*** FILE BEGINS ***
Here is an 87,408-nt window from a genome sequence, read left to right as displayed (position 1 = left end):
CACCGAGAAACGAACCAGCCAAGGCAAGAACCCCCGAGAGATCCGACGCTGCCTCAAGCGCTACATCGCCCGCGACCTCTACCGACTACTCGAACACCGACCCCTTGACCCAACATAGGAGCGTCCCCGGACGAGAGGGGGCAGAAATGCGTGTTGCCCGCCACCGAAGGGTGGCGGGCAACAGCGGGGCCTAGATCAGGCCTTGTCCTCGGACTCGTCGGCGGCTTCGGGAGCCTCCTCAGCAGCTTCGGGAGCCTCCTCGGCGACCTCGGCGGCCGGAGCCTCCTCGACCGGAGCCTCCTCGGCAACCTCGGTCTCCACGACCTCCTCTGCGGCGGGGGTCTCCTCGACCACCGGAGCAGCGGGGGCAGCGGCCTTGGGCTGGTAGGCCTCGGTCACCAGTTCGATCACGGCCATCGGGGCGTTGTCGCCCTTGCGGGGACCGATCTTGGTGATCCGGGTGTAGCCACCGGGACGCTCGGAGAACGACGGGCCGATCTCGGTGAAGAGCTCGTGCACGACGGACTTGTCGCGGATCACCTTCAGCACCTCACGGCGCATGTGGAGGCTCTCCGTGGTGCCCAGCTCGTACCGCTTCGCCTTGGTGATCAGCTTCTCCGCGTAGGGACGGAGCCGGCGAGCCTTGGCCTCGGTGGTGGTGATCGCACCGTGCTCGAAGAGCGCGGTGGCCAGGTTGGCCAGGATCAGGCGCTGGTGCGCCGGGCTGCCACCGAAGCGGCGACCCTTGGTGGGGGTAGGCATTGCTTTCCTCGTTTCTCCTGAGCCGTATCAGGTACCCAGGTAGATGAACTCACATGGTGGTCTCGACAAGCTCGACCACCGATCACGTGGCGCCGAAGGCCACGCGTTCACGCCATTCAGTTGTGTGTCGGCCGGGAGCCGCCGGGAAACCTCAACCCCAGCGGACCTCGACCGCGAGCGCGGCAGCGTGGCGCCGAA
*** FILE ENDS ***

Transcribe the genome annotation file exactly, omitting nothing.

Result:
Here is an 87,408-nt window from a genome sequence, read left to right as displayed (position 1 = left end):
CACCGAGAAACGAACCAGCCAAGGCAAGAACCCCCGAGAGATCCGACGCTGCCTCAAGCGCTACATCGCCCGCGACCTCTACCGACTACTCGAACACCGACCCCTTGACCCAACATAGGAGCGTCCCCGGACGAGAGGGGGCAGAAATGCGTGTTGCCCGCCACCGAAGGGTGGCGGGCAACAGCGGGGCCTAGATCAGGCCTTGTCCTCGGACTCGTCGGCGGCTTCGGGAGCCTCCTCAGCAGCTTCGGGAGCCTCCTCGGCGACCTCGGCGGCCGGAGCCTCCTCGACCGGAGCCTCCTCGGCAACCTCGGTCTCCACGACCTCCTCTGCGGCGGGGGTCTCCTCGACCACCGGAGCAGCGGGGGCAGCGGCCTTGGGCTGGTAGGCCTCGGTCACCAGTTCGATCACGGCCATCGGGGCGTTGTCGCCCTTGCGGGGACCGATCTTGGTGATCCGGGTGTAGCCACCGGGACGCTCGGAGAACGACGGGCCGATCTCGGTGAAGAGCTCGTGCACGACGGACTTGTCGCGGATCACCTTCAGCACCTCACGGCGCATGTGGAGGCTCTCCGTGGTGCCCAGCTCGTACCGCTTCGCCTTGGTGATCAGCTTCTCCGCGTAGGGACGGAGCCGGCGAGCCTTGGCCTCGGTGGTGGTGATCGCACCGTGCTCGAAGAGCGCGGTGGCCAGGTTGGCCAGGATCAGGCGCTGGTGCGCCGGGCTGCCACCGAAGCGGCGACCCTTGGTGGGGGTAGGCATTGCTTTCCTCGTTTCTCCTGAGCCGTATCAGGTACCCAGGTAGATGAACTCACATGGTGGTCTCGACAAGCTCGACCACCGATCACGTGGCGCCGAAGGCCACGCGTTCACGCCATTCAGTTGTGTGTCGGCCGGGAGCCGCCGGGAAACCTCAACCCCAGCGGACCTCGACCGCGAGCGCGGCAGCGTGGCGCCGAA